Modern robots are becoming increasingly significant in security, agriculture, and manufacturing. Researchers are now attempting to imbue these robots with a human-like sense of touch.
California Institute of Technology (Caltech) researchers have developed an artificial skin that gives robots a human-like feeling of touch. Through a single touch, robots can detect temperature, pressure, and even dangerous compounds.
M-Bot is a multimodal robotic sensing platform that combines artificial skin, a robotic arm, and sensors that attach to human skin. The human user can operate the robot with their own movements while receiving input through their own skin thanks to a machine-learning system that connects the two. The platform is designed to provide humans more exact control over robots while simultaneously shielding them from harm.
Robotic fingers are hard, metallic, plasticky, or rubbery, whereas human fingertips are soft, squishy, and fleshy. The printable skin is a viscous hydrogel that makes robot fingers more human-like. The sensors that allow the artificial skin to monitor the world around it are embedded within that hydrogel.
“Inkjet printing has this cartridge that ejects droplets, and those droplets are an ink solution, but they could be a solution that we develop instead of regular ink. We’ve developed a variety of inks of nanomaterials for ourselves. When we want to detect one given compound, we make sure the sensor has a high electrochemical response to that compound. Graphene impregnated with platinum detects the explosive TNT very quickly and selectively. For a virus, we are printing carbon nanotubes, which have a very high surface area and attaching antibodies for the virus to them. This is all mass-producible and scalable.”Wei Gao, Caltech’s assistant professor of medical engineering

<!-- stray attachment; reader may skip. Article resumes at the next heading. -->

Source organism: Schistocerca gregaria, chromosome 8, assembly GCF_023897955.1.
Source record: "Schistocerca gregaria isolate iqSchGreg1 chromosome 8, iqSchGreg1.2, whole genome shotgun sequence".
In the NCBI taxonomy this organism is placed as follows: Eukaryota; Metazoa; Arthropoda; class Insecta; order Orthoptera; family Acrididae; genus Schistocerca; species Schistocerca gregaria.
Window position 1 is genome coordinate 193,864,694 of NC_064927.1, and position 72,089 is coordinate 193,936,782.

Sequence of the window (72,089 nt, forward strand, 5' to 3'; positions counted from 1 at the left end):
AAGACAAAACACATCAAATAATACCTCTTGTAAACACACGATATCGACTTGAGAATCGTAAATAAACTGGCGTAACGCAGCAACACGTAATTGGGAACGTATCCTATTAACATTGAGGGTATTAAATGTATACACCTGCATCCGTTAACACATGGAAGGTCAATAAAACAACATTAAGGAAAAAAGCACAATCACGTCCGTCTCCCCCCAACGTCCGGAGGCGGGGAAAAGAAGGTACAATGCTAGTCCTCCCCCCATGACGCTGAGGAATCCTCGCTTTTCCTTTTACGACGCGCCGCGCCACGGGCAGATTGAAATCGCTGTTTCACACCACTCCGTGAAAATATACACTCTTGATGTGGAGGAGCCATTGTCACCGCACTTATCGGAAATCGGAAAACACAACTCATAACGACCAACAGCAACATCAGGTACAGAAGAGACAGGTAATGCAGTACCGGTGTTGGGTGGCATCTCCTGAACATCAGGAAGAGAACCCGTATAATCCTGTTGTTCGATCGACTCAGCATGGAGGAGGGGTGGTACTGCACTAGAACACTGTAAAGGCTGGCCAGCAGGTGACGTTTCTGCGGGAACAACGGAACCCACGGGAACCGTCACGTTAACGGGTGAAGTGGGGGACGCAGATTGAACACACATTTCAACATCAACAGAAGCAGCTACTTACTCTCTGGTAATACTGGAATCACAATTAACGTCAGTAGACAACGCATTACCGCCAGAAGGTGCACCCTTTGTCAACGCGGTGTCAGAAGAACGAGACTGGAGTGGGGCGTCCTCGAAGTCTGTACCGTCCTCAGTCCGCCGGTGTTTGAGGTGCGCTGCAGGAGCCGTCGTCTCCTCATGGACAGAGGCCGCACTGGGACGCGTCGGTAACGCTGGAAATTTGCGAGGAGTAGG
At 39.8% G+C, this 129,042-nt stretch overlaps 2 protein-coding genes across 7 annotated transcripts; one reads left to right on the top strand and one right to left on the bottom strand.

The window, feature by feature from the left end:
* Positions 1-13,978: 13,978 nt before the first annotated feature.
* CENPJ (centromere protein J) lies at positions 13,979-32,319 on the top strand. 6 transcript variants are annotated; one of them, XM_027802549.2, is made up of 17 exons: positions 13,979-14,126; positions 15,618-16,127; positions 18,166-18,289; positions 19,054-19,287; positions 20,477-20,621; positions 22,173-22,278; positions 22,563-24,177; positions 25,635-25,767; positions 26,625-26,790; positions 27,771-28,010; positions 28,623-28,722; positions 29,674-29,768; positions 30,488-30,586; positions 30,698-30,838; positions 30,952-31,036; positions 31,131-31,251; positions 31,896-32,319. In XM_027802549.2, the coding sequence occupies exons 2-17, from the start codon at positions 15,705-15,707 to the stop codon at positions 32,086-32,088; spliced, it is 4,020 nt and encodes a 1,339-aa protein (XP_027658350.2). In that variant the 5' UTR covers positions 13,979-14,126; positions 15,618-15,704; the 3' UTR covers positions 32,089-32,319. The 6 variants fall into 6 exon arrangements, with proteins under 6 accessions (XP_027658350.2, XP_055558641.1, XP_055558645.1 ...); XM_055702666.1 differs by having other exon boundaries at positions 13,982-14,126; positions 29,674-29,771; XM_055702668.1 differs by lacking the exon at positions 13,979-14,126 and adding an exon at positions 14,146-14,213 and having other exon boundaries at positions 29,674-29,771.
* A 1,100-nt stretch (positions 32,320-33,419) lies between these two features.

The researchers have combined this skin with an interactive system that allows a human user to manage the robot using their own muscle movements while also receiving feedback from the robot’s skin. The electrodes attached to the forearm of the human operator are positioned to detect electrical signals generated by the operator’s muscles as they move their hand and wrist.
Gao hopes that the system will be used in a variety of fields, including agriculture, security, and environmental protection, allowing robot operators to “feel” how much pesticide is being applied to a field of crops, whether a suspicious backpack left in an airport has traces of explosives, or the location of a pollution source in a river. But first, he wants to make some adjustments.
“I think we have shown a proof of concept,” he says. “But we want to improve the stability of this robotic skin to make it last longer. By optimizing new inks and new materials, we hope this can be used for different kinds of targeted detections. We want to put it on more powerful robots and make them smarter, more intelligent.”